Neoconservative analyst Michael Rubin hails yesterday’s passage of the Iran Refined Petroleum Sanctions Act (IRPSA) as “a step in the right direction“:
The most effective diplomacy occurs when it occurs simultaneously with more coercive strategies. Indeed, if we wanted maximal leverage in diplomacy, we should attempt to maximize sanctions and then negotiate to suspend them as Tehran complied with international norms. There are many sanctions that would be effective even without Beijing or Moscow’s buy-in and which could not be exploited by Chinese and Russian businessmen. Most of these involve designations of Iran’s Central Bank.
There’s quite a bit that’s wrong here. Tehran is already the subject of numerous sanctions, and has been since 1979. No one would argue that these sanctions have shown any notable success in changing Iranian behavior — that is, apart from moving it in a more aggressive direction, strengthening a siege mentality among Iran’s hardliners and undercutting moderates’ calls for engagement. Even granting Rubin’s questionable assertion that “the most effective diplomacy occurs… simultaneously with more coercive strategies,” it’s worth noting that a recent report from Rubin’s own employer, the American Enterprise Institute, concluded not only that IRPSA “might generate no significant change in Iranian policy in the short term,” but that “the group that should be the target of strengthened sanctions, the Islamic Revolutionary Guard Corps (IRGC), is least likely to be affected.”
But IRPSA is not just ineffective, it’s actually counterproductive to the goal of garnering necessary international support for the sort of carefully calibrated measures that might actually work to put pressure on the Revolutionary Guards, which is why the administration is now working with Senate allies to put the brakes on the Senate version of the sanctions bill.
Rubin also writes “Discussion of whether any particular Iranian figure endorses any particular sanction are silly“:
Designing any U.S. policy around the endorsement of any Iranian figure is silly. The Obama administration should instead base U.S. strategy on U.S. national interests and effectiveness. The Iranian people would certainly rally around the flag should there be any military action against Iran, but they have never rallied to the government’s side when faced with economic trouble. They consistently blame the government, as they did when during previous oil shortages.
I’ll give Rubin credit for this much: At least, unlike IRPSA sponsor Rep. Howard Berman (D-CA), Rubin hasn’t ridiculously suggested that the Iranian people actually want the U.S. to impose sanctions that will hurt the Iranian people. Rubin just says that we shouldn’t care. But, of course, we should care — at least if we’re serious about creating the political space necessary for Iran’s Green movement to successfully challenge, and ideally replace, the current regime. Blunt, poorly-designed sanctions like those contained in IRPSA, while perhaps providing Congresspersons opportunities for sanctimonious grandstanding, do just the opposite: They would offer Iran’s hardliners a powerful propaganda lifeline, and would likely facilitate greater regime consolidation right at the moment that the conservative consensus around Ahmadinejad is starting to crack up. This is probably the reason why Green movement leaders and spokespersons in the West have condemned them.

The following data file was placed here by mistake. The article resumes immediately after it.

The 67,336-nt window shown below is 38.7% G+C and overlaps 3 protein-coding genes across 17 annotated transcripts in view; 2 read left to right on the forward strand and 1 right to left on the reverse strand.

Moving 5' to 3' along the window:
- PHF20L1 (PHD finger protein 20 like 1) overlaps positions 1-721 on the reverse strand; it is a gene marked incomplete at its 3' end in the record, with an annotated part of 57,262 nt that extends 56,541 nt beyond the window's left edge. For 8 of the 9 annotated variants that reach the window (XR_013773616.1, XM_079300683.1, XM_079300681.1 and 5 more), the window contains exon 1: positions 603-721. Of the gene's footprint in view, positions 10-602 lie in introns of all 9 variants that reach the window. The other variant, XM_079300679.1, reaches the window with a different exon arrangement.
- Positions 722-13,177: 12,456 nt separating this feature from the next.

While it’s true that many Iranians blame their government for economic troubles, that doesn’t mean they don’t also blame the U.S. and the international community. Further, as Brookings Institution Iran analyst Suzanne Maloney noted yesterday in testimony (pdf) to the House Oversight Subcommittee on National Security and Foreign Affairs,”The Islamic Republic has experienced a number of episodes of severe economic pressure, but none have generated the kind of foreign policy moderation that the sponsors of ILSA, IRPSA or any of the other manifold punitive measures against Tehran sanguinely forecast“:
Rather, past periods of external pressure on Iran have facilitated the coalescence of the regime and the consolidation of its public support, and economic constraint has generated enhanced cooperation among Iran’s bickering factions. Tight purse strings have forced moderation of Iran’s economic policies but only rarely of its political dynamics.
Ironically, while Rubin writes that “the Obama administration should recognize that survival of the Islamic Republic as a regime is not a U.S. interest,” (there is, by the way, no evidence that the Obama administration thinks otherwise, but frankly why should anyone care what sort of republic Iran bills itself as, so long it’s not misbehaving or mistreating its citizens?) that survival — in its most hardline form — is made more likely by the very sanctions he supports.